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August 13, 2018 @ 13:53 +03:00
Russia typically brushes off new U.S. sanctions. Not this time. The Trump administration announcement of export restrictions in response to accusations Moscow. If sanctions are expanded even further to target Russia’s top state-controlled banks, freezing their dollar transactions — as proposed under legislation introduced in the Senate this month — it would amount to a “declaration of economic war,” Russian Prime Minister Dmitry Medvedev said Friday. In 2014, both the U.S. and European Union introduced sanctions that restricted Russia’s access to global financial markets and to equipment for new energy projects. Those measures were punishing, but the sanctions announced by the Trump administration this past week could be even worse.;
The first tranche, due to take effect Aug. 22, will deny export licenses to Russia for the purchase of many items with national security implications, but now the ban will be extended to goods such as gas turbine engines, electronics and calibration equipment that were previously allowed on a case-by-case basis. The State Department said it could potentially affect hundreds of millions of dollars in trade.
Russia has 90 days to “provide assurances” that it will not use chemical weapons in the future and allow inspections. If Russia does not comply, Trump will be obligated to impose a second set of sanctions, applying restrictions on at least three from a menu of options: opposing multilateral bank assistance to Russia, broad restrictions on exports and imports, downgrading diplomatic relations, prohibiting air carrier landing rights and barring U.S. banks from making loans to the Russian government. That could do significantly more economic harm and have a lasting, destabilizing effect on the currency and stock markets.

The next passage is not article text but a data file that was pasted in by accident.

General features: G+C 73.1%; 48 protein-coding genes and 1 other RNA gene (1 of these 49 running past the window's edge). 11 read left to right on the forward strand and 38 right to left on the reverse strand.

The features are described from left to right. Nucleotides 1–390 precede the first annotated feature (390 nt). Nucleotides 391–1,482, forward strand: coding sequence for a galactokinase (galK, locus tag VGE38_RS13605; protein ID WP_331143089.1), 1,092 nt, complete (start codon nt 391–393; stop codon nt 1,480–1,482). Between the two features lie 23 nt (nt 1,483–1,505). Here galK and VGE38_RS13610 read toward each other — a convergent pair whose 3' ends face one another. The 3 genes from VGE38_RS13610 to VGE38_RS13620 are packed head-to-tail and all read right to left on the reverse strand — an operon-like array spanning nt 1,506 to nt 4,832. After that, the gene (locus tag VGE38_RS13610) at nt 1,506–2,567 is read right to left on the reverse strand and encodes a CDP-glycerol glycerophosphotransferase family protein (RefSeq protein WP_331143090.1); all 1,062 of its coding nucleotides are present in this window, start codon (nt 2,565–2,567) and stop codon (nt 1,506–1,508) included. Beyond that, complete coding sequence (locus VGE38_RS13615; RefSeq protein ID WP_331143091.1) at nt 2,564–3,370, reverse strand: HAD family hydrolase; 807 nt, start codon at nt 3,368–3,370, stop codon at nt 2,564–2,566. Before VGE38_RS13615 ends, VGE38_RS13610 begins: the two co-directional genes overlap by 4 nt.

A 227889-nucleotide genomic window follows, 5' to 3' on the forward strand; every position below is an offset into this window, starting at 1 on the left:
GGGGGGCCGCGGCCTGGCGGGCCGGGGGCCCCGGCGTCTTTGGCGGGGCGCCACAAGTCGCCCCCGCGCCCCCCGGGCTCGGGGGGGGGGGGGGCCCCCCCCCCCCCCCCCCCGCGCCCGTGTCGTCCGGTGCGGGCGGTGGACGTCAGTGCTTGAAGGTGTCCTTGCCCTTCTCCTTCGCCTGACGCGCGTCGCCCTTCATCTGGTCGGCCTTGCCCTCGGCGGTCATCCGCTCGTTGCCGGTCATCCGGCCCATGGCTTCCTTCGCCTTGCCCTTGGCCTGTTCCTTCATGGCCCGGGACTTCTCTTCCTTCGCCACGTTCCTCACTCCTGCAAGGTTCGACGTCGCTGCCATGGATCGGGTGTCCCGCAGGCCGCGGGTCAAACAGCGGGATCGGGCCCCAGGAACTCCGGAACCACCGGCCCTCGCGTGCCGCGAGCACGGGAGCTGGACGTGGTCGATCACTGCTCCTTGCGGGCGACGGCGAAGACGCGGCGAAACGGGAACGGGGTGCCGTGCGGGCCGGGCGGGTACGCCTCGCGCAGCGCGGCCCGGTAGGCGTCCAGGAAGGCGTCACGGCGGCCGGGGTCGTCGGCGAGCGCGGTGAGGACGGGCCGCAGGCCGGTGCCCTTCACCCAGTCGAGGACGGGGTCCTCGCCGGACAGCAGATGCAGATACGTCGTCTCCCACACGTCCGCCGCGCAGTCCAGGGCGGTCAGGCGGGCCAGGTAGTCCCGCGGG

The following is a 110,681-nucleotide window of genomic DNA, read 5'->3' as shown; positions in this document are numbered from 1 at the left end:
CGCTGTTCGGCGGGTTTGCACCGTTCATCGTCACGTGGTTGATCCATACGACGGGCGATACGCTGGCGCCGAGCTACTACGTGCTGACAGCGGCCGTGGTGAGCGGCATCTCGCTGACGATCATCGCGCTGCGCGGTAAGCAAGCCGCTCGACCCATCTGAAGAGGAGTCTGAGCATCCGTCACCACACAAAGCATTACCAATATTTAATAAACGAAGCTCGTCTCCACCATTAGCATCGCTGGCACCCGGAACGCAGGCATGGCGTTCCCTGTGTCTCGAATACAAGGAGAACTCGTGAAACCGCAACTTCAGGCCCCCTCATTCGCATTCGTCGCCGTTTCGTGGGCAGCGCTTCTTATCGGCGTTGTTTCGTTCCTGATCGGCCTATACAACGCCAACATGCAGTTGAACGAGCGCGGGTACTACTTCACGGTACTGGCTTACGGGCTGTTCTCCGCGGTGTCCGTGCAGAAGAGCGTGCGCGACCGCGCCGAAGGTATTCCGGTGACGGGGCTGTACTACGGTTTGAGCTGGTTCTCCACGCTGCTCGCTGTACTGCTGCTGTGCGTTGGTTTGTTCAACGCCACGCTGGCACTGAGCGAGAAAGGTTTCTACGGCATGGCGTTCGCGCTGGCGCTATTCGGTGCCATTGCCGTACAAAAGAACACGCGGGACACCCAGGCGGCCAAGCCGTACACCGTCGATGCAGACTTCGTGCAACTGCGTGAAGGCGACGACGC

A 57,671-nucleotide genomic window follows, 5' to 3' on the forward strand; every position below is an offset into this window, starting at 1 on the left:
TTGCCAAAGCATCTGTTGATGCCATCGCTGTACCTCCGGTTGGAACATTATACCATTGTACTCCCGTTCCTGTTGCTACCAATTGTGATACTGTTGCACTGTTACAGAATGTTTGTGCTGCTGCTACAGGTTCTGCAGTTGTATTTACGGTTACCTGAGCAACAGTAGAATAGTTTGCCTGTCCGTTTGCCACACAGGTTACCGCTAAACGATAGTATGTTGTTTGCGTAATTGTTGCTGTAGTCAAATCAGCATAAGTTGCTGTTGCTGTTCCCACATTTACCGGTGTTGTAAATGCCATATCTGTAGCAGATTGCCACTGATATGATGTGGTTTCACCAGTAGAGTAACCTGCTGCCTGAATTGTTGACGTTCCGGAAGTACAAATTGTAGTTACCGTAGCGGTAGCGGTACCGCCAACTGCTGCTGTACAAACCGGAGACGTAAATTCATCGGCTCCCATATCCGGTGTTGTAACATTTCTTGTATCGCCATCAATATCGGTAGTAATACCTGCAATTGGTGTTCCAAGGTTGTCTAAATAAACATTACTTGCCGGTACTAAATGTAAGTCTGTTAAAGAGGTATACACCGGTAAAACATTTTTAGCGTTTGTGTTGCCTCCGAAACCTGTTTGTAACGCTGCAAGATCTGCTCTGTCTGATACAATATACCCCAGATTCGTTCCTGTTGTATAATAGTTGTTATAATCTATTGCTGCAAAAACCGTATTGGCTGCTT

Things could get even worse if the Defending American Security from Kremlin Aggression Act, which a bipartisan group of senators introduced Aug. 2, makes its way through Congress. It would target Russia’s state-controlled banks and freeze their operations in dollars, which would deal a heavy blow to the Russian economy. The prospects for the legislation becoming law remain uncertain.